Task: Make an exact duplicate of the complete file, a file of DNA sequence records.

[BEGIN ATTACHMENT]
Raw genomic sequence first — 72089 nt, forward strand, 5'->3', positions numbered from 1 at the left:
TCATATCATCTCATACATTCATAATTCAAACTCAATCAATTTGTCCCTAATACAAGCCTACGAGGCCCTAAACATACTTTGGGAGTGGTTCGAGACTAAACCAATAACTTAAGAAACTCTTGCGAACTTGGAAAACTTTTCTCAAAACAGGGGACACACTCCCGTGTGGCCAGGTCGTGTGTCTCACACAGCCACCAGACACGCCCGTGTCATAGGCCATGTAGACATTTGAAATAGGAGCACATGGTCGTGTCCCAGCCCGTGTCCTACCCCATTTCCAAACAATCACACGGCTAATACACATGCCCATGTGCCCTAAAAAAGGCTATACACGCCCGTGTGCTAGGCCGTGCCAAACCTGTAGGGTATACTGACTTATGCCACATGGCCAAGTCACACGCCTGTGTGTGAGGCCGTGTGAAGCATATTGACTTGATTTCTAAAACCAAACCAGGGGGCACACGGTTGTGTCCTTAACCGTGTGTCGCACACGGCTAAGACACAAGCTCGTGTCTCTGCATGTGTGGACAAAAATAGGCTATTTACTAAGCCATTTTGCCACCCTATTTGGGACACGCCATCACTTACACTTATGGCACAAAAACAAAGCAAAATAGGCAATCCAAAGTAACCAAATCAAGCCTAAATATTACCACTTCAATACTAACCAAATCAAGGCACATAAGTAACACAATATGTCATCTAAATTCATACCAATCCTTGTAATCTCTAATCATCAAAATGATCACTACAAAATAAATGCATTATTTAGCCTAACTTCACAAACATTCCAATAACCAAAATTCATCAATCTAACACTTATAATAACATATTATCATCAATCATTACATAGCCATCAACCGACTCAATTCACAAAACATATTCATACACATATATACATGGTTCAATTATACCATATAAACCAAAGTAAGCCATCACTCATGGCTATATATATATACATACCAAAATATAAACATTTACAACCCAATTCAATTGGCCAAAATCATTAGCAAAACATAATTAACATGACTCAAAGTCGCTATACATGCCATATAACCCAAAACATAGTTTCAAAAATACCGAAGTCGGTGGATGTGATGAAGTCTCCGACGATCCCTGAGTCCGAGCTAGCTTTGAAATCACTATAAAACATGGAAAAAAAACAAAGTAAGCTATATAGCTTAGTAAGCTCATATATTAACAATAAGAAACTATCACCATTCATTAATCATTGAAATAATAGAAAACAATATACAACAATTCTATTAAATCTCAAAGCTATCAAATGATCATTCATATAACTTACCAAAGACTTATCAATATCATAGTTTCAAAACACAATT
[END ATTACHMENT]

Raw genomic sequence first — 72089 nt, forward strand, 5'->3', positions numbered from 1 at the left:
TCATATCATCTCATACATTCATAATTCAAACTCAATCAATTTGTCCCTAATACAAGCCTACGAGGCCCTAAACATACTTTGGGAGTGGTTCGAGACTAAACCAATAACTTAAGAAACTCTTGCGAACTTGGAAAACTTTTCTCAAAACAGGGGACACACTCCCGTGTGGCCAGGTCGTGTGTCTCACACAGCCACCAGACACGCCCGTGTCATAGGCCATGTAGACATTTGAAATAGGAGCACATGGTCGTGTCCCAGCCCGTGTCCTACCCCATTTCCAAACAATCACACGGCTAATACACATGCCCATGTGCCCTAAAAAAGGCTATACACGCCCGTGTGCTAGGCCGTGCCAAACCTGTAGGGTATACTGACTTATGCCACATGGCCAAGTCACACGCCTGTGTGTGAGGCCGTGTGAAGCATATTGACTTGATTTCTAAAACCAAACCAGGGGGCACACGGTTGTGTCCTTAACCGTGTGTCGCACACGGCTAAGACACAAGCTCGTGTCTCTGCATGTGTGGACAAAAATAGGCTATTTACTAAGCCATTTTGCCACCCTATTTGGGACACGCCATCACTTACACTTATGGCACAAAAACAAAGCAAAATAGGCAATCCAAAGTAACCAAATCAAGCCTAAATATTACCACTTCAATACTAACCAAATCAAGGCACATAAGTAACACAATATGTCATCTAAATTCATACCAATCCTTGTAATCTCTAATCATCAAAATGATCACTACAAAATAAATGCATTATTTAGCCTAACTTCACAAACATTCCAATAACCAAAATTCATCAATCTAACACTTATAATAACATATTATCATCAATCATTACATAGCCATCAACCGACTCAATTCACAAAACATATTCATACACATATATACATGGTTCAATTATACCATATAAACCAAAGTAAGCCATCACTCATGGCTATATATATATACATACCAAAATATAAACATTTACAACCCAATTCAATTGGCCAAAATCATTAGCAAAACATAATTAACATGACTCAAAGTCGCTATACATGCCATATAACCCAAAACATAGTTTCAAAAATACCGAAGTCGGTGGATGTGATGAAGTCTCCGACGATCCCTGAGTCCGAGCTAGCTTTGAAATCACTATAAAACATGGAAAAAAAACAAAGTAAGCTATATAGCTTAGTAAGCTCATATATTAACAATAAGAAACTATCACCATTCATTAATCATTGAAATAATAGAAAACAATATACAACAATTCTATTAAATCTCAAAGCTATCAAATGATCATTCATATAACTTACCAAAGACTTATCAATATCATAGTTTCAAAACACAATT